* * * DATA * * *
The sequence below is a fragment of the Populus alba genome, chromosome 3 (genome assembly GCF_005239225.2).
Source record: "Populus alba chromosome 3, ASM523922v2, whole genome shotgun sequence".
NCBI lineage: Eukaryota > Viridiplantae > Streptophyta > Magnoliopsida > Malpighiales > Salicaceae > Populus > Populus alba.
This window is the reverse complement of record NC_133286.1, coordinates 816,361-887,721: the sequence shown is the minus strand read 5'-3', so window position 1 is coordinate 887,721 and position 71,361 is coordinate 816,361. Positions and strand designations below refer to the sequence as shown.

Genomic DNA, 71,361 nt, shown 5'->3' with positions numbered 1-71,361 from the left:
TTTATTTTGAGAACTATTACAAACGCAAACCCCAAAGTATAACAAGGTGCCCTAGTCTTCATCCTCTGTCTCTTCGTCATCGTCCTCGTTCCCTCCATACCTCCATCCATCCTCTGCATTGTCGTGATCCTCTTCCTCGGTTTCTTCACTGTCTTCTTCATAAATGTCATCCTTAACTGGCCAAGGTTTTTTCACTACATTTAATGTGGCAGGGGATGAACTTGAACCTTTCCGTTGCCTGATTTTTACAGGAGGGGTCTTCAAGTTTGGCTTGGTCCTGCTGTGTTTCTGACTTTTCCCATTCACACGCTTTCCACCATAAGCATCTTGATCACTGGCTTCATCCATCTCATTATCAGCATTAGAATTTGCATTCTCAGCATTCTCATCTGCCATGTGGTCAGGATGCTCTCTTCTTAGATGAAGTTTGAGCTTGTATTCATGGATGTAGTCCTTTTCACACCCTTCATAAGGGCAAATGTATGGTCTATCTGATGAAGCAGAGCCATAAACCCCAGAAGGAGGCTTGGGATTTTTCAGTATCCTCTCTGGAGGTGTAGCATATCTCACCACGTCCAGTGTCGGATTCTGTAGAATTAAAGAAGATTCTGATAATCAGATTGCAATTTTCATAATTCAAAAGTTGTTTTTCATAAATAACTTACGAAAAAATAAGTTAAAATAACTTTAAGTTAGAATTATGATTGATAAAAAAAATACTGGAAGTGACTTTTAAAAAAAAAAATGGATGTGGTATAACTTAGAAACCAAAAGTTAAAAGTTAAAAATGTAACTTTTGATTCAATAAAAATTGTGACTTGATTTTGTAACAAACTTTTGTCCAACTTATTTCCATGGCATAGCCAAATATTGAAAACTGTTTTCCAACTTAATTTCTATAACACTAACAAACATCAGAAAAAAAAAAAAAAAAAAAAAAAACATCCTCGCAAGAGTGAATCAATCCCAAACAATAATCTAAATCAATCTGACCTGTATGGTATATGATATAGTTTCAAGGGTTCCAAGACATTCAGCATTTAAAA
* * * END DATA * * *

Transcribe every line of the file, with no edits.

The sequence below is a fragment of the Populus alba genome, chromosome 3 (genome assembly GCF_005239225.2).
Source record: "Populus alba chromosome 3, ASM523922v2, whole genome shotgun sequence".
NCBI lineage: Eukaryota > Viridiplantae > Streptophyta > Magnoliopsida > Malpighiales > Salicaceae > Populus > Populus alba.
This window is the reverse complement of record NC_133286.1, coordinates 816,361-887,721: the sequence shown is the minus strand read 5'-3', so window position 1 is coordinate 887,721 and position 71,361 is coordinate 816,361. Positions and strand designations below refer to the sequence as shown.

Genomic DNA, 71,361 nt, shown 5'->3' with positions numbered 1-71,361 from the left:
TTTATTTTGAGAACTATTACAAACGCAAACCCCAAAGTATAACAAGGTGCCCTAGTCTTCATCCTCTGTCTCTTCGTCATCGTCCTCGTTCCCTCCATACCTCCATCCATCCTCTGCATTGTCGTGATCCTCTTCCTCGGTTTCTTCACTGTCTTCTTCATAAATGTCATCCTTAACTGGCCAAGGTTTTTTCACTACATTTAATGTGGCAGGGGATGAACTTGAACCTTTCCGTTGCCTGATTTTTACAGGAGGGGTCTTCAAGTTTGGCTTGGTCCTGCTGTGTTTCTGACTTTTCCCATTCACACGCTTTCCACCATAAGCATCTTGATCACTGGCTTCATCCATCTCATTATCAGCATTAGAATTTGCATTCTCAGCATTCTCATCTGCCATGTGGTCAGGATGCTCTCTTCTTAGATGAAGTTTGAGCTTGTATTCATGGATGTAGTCCTTTTCACACCCTTCATAAGGGCAAATGTATGGTCTATCTGATGAAGCAGAGCCATAAACCCCAGAAGGAGGCTTGGGATTTTTCAGTATCCTCTCTGGAGGTGTAGCATATCTCACCACGTCCAGTGTCGGATTCTGTAGAATTAAAGAAGATTCTGATAATCAGATTGCAATTTTCATAATTCAAAAGTTGTTTTTCATAAATAACTTACGAAAAAATAAGTTAAAATAACTTTAAGTTAGAATTATGATTGATAAAAAAAATACTGGAAGTGACTTTTAAAAAAAAAAATGGATGTGGTATAACTTAGAAACCAAAAGTTAAAAGTTAAAAATGTAACTTTTGATTCAATAAAAATTGTGACTTGATTTTGTAACAAACTTTTGTCCAACTTATTTCCATGGCATAGCCAAATATTGAAAACTGTTTTCCAACTTAATTTCTATAACACTAACAAACATCAGAAAAAAAAAAAAAAAAAAAAAAAACATCCTCGCAAGAGTGAATCAATCCCAAACAATAATCTAAATCAATCTGACCTGTATGGTATATGATATAGTTTCAAGGGTTCCAAGACATTCAGCATTTAAAA